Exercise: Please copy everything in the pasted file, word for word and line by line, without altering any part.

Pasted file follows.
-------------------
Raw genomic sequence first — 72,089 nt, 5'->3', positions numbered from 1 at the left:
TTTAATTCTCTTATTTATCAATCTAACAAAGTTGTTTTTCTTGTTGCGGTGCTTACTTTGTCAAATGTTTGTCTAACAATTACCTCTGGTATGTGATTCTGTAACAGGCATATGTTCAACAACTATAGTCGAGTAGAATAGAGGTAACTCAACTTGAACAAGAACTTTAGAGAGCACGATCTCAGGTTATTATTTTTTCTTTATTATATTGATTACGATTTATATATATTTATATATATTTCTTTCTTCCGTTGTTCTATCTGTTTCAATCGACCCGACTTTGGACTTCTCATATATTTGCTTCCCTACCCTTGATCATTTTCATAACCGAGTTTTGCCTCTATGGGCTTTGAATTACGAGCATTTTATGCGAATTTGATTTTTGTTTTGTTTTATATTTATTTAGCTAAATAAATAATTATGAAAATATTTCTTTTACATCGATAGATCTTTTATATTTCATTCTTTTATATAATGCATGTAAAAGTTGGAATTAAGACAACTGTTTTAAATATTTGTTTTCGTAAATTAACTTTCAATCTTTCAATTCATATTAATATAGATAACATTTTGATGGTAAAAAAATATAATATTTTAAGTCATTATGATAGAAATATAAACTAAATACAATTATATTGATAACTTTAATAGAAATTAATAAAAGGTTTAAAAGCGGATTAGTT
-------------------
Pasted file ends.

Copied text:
Raw genomic sequence first — 72,089 nt, 5'->3', positions numbered from 1 at the left:
TTTAATTCTCTTATTTATCAATCTAACAAAGTTGTTTTTCTTGTTGCGGTGCTTACTTTGTCAAATGTTTGTCTAACAATTACCTCTGGTATGTGATTCTGTAACAGGCATATGTTCAACAACTATAGTCGAGTAGAATAGAGGTAACTCAACTTGAACAAGAACTTTAGAGAGCACGATCTCAGGTTATTATTTTTTCTTTATTATATTGATTACGATTTATATATATTTATATATATTTCTTTCTTCCGTTGTTCTATCTGTTTCAATCGACCCGACTTTGGACTTCTCATATATTTGCTTCCCTACCCTTGATCATTTTCATAACCGAGTTTTGCCTCTATGGGCTTTGAATTACGAGCATTTTATGCGAATTTGATTTTTGTTTTGTTTTATATTTATTTAGCTAAATAAATAATTATGAAAATATTTCTTTTACATCGATAGATCTTTTATATTTCATTCTTTTATATAATGCATGTAAAAGTTGGAATTAAGACAACTGTTTTAAATATTTGTTTTCGTAAATTAACTTTCAATCTTTCAATTCATATTAATATAGATAACATTTTGATGGTAAAAAAATATAATATTTTAAGTCATTATGATAGAAATATAAACTAAATACAATTATATTGATAACTTTAATAGAAATTAATAAAAGGTTTAAAAGCGGATTAGTT